Archive for March 31st, 2016

Roman mosaic bonanza at the Getty

Thursday, March 31st, 2016

The Getty Museum in Los Angeles has an exceptional collection of Roman floor mosaics from the Imperial era. Some of them have been on display consistently, but others will be seen by the public for the first time in Roman Mosaics Across the Empire, a new exhibition that opened on Wednesday at the Getty Villa. It features mosaics from provinces of the Roman Empire all over the Mediterranean — Italy, France, North Africa, Syria — done in different styles with different themes.

There’s bear hunt from Baiae, outside of Naples, a head of Medusa surrounded by a glorious optical illusion-inducing geometrical design from Rome, an Orpheus surrounded by animals from Saint-Romain-en-Gal, France, a hare and two birds with geometric border panels from Antioch, Syria, a dramatic lion attacking an onager from Hadrumentum, modern-day Sousse, Tunisia. These are top quality artworks which adorned the homes of the very wealthy, public baths, even early Christian churches.

The show also features a close look at the Getty Conservation Institute’s work conserving the mosaics from the Imperial Roman heyday of Bulla Regia in Tunisia, North Africa. Known for its unique villas with subterranean floors — smart design in the heat of Tunisia — Bulla Regia had the greatest numbers of senators in Roman North Africa. It was an important city and its exquisite art and architecture testify to that importance. The GCI is working with the Institut National du Patrimoine of Tunisia and the World Monuments Fund to fully conserve one of the most important private residences in the city, the House of the Hunt, and to devise a plan for the long-term conservation and maintenance of the 400 mosaics that have already been unearthed at Bulla Regia over the past hundred years. Some of the works will be restored for display; others will be reburied. The idea is to make Bulla Regia a template for in situ conservation that can be applied to mosaics elsewhere in North Africa, the Middle East and elsewhere in the Mediterranean.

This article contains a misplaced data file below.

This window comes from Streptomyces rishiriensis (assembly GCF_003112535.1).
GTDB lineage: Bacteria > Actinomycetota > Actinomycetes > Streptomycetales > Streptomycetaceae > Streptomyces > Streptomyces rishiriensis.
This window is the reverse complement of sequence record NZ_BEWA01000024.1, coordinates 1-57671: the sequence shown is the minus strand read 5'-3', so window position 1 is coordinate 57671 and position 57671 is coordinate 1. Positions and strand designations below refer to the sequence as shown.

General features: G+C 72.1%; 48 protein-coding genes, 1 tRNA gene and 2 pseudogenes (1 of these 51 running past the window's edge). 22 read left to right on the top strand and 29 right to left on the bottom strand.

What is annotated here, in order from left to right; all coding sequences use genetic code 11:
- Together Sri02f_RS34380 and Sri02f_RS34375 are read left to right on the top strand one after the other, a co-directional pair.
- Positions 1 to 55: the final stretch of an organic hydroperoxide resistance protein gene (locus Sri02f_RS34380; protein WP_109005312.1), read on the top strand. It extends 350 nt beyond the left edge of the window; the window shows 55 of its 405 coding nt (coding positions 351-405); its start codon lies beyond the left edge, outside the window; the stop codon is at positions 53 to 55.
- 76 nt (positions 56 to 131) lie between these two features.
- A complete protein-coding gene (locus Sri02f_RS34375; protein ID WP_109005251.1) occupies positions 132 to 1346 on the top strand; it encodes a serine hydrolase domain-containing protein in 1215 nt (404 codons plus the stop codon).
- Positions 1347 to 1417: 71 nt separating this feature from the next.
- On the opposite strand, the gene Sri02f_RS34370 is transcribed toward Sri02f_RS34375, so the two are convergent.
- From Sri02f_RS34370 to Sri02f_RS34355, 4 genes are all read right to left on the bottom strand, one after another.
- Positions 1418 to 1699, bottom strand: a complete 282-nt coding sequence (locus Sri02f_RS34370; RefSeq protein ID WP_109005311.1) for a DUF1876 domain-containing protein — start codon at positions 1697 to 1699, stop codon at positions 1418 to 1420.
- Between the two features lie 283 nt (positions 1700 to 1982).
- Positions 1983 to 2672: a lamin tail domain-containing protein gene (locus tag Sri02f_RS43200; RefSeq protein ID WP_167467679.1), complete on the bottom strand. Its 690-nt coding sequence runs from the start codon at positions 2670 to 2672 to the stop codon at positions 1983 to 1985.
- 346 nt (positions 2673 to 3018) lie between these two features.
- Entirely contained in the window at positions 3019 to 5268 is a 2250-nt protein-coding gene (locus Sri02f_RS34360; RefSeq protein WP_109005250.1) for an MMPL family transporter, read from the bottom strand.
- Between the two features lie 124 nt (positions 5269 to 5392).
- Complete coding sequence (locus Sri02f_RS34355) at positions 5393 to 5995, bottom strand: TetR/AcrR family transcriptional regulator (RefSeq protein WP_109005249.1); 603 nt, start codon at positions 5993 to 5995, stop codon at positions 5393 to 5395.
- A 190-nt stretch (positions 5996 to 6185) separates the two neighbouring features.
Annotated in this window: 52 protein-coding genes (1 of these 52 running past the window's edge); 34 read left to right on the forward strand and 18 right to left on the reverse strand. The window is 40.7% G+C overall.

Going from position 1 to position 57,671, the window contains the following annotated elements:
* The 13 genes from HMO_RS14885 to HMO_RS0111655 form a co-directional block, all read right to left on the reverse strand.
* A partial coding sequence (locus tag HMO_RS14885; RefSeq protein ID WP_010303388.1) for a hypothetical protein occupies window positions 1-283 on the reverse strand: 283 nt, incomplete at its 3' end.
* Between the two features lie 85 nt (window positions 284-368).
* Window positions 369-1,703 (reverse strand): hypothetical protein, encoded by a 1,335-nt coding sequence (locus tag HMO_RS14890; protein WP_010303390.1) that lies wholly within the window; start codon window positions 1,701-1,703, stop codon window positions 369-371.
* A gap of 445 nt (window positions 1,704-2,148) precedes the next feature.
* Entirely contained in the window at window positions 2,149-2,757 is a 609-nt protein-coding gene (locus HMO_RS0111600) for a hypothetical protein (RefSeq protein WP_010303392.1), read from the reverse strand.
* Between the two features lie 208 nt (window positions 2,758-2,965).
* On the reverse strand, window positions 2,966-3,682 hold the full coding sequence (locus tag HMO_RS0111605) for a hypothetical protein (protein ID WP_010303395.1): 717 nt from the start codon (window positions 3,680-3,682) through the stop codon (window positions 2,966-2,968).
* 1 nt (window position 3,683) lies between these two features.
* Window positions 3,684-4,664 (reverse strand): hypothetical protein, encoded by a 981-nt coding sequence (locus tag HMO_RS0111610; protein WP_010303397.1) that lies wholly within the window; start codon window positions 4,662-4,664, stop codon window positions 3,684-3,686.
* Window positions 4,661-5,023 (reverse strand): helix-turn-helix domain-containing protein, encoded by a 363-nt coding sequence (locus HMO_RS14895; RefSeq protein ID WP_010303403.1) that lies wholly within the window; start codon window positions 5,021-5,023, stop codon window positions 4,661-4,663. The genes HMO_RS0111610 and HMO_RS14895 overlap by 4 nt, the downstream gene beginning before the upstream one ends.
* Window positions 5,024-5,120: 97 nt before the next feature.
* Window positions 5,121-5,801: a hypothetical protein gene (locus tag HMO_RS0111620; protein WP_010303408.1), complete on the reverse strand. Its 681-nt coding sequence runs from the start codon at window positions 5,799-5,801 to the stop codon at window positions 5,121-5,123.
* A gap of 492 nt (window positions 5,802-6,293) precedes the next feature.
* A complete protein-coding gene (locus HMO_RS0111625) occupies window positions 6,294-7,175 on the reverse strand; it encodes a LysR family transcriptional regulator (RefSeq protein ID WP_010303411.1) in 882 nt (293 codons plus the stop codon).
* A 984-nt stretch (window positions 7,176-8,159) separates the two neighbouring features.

Highlights of the site’s breathtaking beauty can be seen in this video about the project:

[youtube=https://youtu.be/LedaeWnjudE&w=430]

The focus on best practices of situ conservation is in marked contrast to the Getty’s past see-no-evil acquisition policy evinced in more than one of the mosaics on display in this exhibition. The Getty bought 23 panels of the Bear Hunt in 1972 from a Switzerland-based antiques dealer (surprise!) who told them only that it had been in an Italian collection. It was almost certainly illegally exported, but the museum looked the other way as it so often did. Recently Getty researchers attempted to trace the ownership history and there’s a big gap between 1929 and 1972. The last known owner in 1929 was refused an export license because there were doubts as to whether he actually had legal title to the mosaic. Somewhere in those four decades, probably closer to 1972 than 1929, the mosaic was trafficked to Zurich and thence to the Getty. Four other panels from the original mosaic were eventually found by the Italian police and are now in the Museo Archeologico Nazionale in Naples.

The Getty is offering a number of lectures related to the exhibition. The Handling Session looks particularly compelling.

How were mosaics created from pieces of stone and glass? Learn how these intricate architectural decorations were made in this multisensory handling session. Touch tools and materials similar to those used by ancient mosaicists, including tesserae, slaked lime, marble dust, and nippers.

Lucky Angelenos can take an early lunch and handle tesserae every Thursday and Friday from 11:00 AM-12:00 PM through September 9th. The exhibition runs until September 12th, 2016. For those of us who won’t be able to see the mosaics live, the Getty has made a companion catalogue to the exhibition available free online: Roman Mosaics in the J. Paul Getty Museum.

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